2004 Buyer's Guide : Binoculars Explained
(Illustration by Steve Stankiewicz)

Binoculars Explained

Yes, the view is razor-sharp. It's the little things, though, that make good binos truly great.

2004 Buyer's Guide : Binoculars Explained

Get access to everything we publish when you sign up for Outside+.

 •  Binoculars are classified with two numbers: 8×32, 10×40, etc. The first refers to the magnification—how many times closer an object appears. For most of us, seven or eight power is perfect; serious naturalists may want ten. The second number is the diameter (in millimeters) of the front, or objective, lens. The bigger the lens, the wider their field of view—and the more the binos weigh.

 •  What size lenses do you need? Compact binoculars have objective lenses in the 18-to-25-millimeter range. Midsize binoculars are 30 to 35 millimeters, great for all-around use. Full-size binos have 40-to-50- millimeter lenses, for the brightest views.

 •  The diopter control corrects any vision difference between your eyes. Look at an object, close your right eye, and focus the glasses normally. Then repeat for your right eye, using the diopter control.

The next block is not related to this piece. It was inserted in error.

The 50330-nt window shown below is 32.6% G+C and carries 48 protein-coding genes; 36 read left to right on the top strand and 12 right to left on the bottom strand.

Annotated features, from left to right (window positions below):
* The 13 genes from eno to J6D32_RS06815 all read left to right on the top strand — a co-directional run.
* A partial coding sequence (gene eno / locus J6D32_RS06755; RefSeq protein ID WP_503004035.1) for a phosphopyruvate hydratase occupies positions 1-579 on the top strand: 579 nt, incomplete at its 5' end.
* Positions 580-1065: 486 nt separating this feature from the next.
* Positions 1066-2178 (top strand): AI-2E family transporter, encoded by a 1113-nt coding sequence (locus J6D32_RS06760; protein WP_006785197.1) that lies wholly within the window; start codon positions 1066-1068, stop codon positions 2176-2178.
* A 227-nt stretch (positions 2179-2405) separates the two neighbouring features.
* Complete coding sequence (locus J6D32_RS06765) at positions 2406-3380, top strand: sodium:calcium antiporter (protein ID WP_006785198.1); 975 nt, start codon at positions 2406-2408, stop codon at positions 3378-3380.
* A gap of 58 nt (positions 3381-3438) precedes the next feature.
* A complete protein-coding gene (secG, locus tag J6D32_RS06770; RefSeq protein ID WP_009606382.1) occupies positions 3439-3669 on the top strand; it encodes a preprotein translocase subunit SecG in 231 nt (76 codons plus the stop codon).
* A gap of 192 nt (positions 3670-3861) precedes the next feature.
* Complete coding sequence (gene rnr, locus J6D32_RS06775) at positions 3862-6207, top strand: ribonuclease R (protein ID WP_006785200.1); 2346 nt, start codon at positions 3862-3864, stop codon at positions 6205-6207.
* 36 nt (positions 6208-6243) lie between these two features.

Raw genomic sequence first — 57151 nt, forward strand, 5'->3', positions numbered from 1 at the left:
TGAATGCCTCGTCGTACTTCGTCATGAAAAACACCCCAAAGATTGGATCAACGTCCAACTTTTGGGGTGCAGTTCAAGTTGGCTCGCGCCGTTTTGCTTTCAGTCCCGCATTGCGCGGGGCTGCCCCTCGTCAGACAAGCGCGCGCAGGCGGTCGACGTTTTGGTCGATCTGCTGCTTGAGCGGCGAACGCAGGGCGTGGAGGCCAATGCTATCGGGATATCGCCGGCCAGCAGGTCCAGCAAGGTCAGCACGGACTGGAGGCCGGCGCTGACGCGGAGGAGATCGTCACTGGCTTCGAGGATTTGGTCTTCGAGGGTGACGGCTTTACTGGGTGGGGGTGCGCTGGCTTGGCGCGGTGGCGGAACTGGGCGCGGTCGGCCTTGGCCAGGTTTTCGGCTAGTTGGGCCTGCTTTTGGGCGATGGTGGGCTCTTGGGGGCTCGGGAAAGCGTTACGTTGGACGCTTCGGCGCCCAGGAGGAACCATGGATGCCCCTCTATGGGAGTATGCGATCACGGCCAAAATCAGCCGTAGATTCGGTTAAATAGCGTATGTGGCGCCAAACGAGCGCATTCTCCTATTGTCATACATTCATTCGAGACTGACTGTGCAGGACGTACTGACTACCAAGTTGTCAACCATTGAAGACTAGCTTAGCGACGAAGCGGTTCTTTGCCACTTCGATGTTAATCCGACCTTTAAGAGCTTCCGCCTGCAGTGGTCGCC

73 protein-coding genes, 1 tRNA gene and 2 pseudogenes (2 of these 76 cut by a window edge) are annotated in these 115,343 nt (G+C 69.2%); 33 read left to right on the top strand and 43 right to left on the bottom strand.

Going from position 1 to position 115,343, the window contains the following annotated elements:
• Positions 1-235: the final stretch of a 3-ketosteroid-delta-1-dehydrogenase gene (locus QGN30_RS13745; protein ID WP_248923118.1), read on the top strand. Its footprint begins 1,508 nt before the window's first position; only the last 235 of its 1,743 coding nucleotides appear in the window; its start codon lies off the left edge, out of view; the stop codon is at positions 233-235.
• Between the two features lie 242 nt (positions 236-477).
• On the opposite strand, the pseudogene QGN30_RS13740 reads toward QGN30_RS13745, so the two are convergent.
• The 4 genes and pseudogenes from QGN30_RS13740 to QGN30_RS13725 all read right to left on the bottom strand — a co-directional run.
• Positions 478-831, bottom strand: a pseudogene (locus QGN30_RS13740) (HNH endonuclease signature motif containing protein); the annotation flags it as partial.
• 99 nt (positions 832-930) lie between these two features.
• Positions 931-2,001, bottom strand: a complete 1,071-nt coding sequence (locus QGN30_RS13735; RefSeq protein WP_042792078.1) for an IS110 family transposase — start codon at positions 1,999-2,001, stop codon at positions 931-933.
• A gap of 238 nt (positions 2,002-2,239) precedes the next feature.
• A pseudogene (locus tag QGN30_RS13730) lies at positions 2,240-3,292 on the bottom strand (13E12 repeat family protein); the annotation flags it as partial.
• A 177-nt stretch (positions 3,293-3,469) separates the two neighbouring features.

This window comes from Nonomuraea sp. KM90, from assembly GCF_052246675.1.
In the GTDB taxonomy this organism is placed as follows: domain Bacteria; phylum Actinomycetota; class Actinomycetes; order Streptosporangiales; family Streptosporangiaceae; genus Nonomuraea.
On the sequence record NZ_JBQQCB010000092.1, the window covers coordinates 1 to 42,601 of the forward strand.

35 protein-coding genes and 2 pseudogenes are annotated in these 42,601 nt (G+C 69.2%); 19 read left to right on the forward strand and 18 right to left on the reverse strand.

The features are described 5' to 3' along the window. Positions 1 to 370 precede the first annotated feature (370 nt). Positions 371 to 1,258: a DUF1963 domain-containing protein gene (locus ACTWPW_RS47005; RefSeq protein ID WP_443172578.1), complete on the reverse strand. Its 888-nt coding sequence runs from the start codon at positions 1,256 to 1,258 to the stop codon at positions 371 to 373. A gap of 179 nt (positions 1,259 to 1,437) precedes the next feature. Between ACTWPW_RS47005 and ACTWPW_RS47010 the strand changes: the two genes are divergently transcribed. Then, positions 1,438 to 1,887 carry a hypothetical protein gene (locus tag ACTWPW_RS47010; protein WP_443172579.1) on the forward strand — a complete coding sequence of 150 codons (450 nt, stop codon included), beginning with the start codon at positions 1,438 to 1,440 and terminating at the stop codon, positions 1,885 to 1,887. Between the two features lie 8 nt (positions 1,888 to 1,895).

•  To maximize light transmission, the best binoculars have coatings on both surfaces of all their lenses. Such glasses are “fully multicoated.” Better models are also sealed against rain, and the best are nitrogen-filled to eliminate internal fogging. Check the specs for “phase-corrected prisms”—they have a coating to enhance contrast and color accuracy.

 •  If you must wear glasses while using binoculars, look for a pair with at least 15 millimeters of eye relief—the distance you can hold the eyecups away from your face and still have a full view.

From Outside Magazine, April/May 2021 Lead Photo: Illustration by Steve Stankiewicz